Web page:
Points of View

1983 Amsterdam, Netherlands

Software: Larry Abel
Hardware: Charly Jungbauer, Tat van Vark
Production: Mickery Theater, Amsterdam

    Points of View created an interactive navigable three-dimensional virtual world that was a new paradigm for the aesthetic and conceptual identity of an artwork. Part performance, part video game and part animated Constructivist sculpture, Points of View’s expression had to come to terms with the severe constraints of real time computer graphics systems in 1983 - Apple II’s low-resolution low frame rate monochrome display that only permitted the construction of a 3-D model constituted by a maximum of about 100 straight lines. This was the perceptual space of first generation video games, especially subLOGIC’s Flight Simulator (1983).  

    Points of View was a theatre of signs, with both its stage and actors represented by a 3-D computer-graphics simulation that was video projected onto a large screen in front of a seated audience. Any member of this audience could use two specially designed joysticks to control the action of this theatrical installation. These devices were located in front of a concave projection screen, and originally the installation used a monochrome CRT video projector.

    Utilizing techniques developed for flight simulation, this work enabled the user to interactively move their virtual point of view 360 degrees around the stage, 90 degrees up and down from ground level to an aerial view, and forwards and backwards from a distance to the centre of the stage.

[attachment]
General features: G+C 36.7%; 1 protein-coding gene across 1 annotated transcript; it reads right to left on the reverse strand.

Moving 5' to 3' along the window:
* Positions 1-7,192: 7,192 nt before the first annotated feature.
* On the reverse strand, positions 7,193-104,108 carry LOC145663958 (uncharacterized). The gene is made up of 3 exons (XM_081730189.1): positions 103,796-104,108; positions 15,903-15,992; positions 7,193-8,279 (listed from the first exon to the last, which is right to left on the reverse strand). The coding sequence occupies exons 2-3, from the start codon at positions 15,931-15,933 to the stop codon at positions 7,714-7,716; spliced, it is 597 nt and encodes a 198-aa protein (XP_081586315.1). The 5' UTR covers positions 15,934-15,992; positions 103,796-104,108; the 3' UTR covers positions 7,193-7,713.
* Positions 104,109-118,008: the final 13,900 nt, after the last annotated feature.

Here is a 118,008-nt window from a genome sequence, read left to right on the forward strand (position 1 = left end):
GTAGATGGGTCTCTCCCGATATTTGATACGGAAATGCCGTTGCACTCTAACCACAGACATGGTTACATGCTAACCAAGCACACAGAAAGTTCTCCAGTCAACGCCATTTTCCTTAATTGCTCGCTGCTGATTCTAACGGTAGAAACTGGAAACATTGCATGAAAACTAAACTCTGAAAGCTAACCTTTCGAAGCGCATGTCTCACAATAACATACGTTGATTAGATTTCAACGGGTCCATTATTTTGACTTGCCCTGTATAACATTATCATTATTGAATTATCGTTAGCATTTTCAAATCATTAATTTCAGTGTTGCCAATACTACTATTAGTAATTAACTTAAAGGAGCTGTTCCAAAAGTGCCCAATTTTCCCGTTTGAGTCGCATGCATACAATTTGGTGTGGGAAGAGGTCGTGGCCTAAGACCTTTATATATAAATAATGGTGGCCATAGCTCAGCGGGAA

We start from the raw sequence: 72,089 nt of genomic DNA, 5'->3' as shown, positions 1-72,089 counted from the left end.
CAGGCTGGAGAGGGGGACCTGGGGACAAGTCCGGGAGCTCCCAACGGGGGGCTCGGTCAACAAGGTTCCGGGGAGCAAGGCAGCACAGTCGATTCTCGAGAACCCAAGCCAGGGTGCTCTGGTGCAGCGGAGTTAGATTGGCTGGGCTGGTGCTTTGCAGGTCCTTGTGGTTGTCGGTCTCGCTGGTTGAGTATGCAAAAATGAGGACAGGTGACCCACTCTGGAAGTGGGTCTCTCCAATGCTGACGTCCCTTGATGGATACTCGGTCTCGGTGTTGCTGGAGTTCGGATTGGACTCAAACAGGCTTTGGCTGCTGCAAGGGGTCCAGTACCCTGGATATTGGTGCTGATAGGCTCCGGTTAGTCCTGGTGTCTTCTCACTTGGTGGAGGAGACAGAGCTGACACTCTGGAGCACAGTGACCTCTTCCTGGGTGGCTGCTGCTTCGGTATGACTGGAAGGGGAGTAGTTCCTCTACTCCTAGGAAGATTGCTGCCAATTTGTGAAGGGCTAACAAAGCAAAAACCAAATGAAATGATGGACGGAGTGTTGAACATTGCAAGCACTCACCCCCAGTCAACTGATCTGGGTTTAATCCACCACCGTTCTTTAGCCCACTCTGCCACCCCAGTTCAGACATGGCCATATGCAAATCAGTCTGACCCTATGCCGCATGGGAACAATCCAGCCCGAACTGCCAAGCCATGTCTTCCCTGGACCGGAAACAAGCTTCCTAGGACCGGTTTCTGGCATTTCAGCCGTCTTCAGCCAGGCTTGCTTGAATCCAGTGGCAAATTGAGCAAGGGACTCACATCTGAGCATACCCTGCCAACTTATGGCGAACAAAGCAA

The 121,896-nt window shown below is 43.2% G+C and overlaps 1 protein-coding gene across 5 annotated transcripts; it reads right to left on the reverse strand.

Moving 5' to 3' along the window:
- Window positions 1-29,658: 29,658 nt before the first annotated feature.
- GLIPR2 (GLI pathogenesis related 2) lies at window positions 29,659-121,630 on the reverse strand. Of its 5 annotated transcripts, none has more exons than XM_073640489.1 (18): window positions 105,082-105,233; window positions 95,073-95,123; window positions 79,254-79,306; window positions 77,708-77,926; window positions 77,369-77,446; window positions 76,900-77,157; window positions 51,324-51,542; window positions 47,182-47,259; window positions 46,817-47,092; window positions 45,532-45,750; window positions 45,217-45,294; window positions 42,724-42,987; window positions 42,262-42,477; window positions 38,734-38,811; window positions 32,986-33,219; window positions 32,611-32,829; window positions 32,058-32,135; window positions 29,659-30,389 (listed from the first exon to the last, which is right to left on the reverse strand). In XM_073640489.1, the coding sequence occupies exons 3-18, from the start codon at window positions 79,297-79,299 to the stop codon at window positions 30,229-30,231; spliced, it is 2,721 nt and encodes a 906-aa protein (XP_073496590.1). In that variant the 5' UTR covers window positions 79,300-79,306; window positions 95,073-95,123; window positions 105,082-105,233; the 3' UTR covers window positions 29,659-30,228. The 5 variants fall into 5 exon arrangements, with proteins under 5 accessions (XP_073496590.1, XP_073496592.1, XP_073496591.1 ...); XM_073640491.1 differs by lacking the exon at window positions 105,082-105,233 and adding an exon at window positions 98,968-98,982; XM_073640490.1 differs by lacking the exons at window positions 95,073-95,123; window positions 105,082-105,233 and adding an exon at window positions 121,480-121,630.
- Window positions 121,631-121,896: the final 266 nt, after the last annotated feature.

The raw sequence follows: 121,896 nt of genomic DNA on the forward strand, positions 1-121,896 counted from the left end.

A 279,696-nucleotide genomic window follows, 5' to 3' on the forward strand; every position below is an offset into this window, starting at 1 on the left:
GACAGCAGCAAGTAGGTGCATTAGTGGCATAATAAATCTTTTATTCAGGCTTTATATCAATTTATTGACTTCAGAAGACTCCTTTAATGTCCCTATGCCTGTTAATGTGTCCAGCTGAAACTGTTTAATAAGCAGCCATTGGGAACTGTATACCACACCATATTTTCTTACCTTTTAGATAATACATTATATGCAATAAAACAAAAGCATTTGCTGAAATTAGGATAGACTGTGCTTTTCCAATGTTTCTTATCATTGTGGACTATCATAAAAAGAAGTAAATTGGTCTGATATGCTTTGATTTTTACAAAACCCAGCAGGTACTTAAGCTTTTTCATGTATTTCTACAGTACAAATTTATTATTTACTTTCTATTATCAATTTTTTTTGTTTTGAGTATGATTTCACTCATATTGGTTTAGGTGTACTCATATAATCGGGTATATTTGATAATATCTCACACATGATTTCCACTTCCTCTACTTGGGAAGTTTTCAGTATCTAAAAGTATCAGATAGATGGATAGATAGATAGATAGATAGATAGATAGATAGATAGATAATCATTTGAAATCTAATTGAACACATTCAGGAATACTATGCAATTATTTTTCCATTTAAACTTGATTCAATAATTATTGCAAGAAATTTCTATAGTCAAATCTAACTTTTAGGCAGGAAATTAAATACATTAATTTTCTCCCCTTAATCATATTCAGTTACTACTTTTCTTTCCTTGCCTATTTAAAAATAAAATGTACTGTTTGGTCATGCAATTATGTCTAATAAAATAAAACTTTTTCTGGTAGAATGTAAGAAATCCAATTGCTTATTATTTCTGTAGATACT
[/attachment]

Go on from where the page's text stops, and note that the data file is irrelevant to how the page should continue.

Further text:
The depictions of the actors on the stage were derived from an Egyptian alphabet, and each figure was represented as a hieroglyphic character. The chosen constellation of signs articulated world models that expressed an underlying set of physical and conceptual relationships.  

    Up to sixteen channels of sound were interactively linked to the image via the same joystick that controlled the rotational visual movements. Functioning like an audio mixer, this modulated the relative volume of the various voices with respect to the virtual spatial position the viewer took.

    Three versions of Points of View were made.

    In Points of View I, sixteen sound tracks - mostly spoken texts - articulated the visual world model by spatially mapping these sound tracks to four positions on four levels of the viewing semi-sphere. A cosmography of ideological and literary ‘points of view’ was thereby conjugated within the viewing sphere of its inhabitants.  

    Points of View II addressed issues relating to the distress experienced by British soldiers fighting in the Falklands War. Egyptian hieroglyphs were used to articulate a visual and psychological architecture—a hierarchical edifice that mapped the pathology of power and its predisposition to oppression and warfare. The interactive structuring of the sound tracks formed an integral aspect of this installation. Thirteen spoken texts, based on transcripts of the 1983 Congress on Military Psychology in Vienna, were modulated in conjunction with the user’s visual movements so as to elucidate his or her relationship to the artwork’s hieroglyphic semantics.

    Points of View III—A Three-Dimensional Story explored the notion of an open artwork by inviting sixteen people to make individual narrative contributions. These were recorded and interactively linked to a hieroglyphic scenography so that the viewer could navigate between their parallel stories. All the invited authors were provided with the same set of Egyptian hieroglyphs, and asked to build a story that incorporated their identities. In this way, as the viewer navigated the iconographic space, he or she moved between the different narratives written by the contributing writers, which all shared a common reference to the installation’s hieroglyphic identity.

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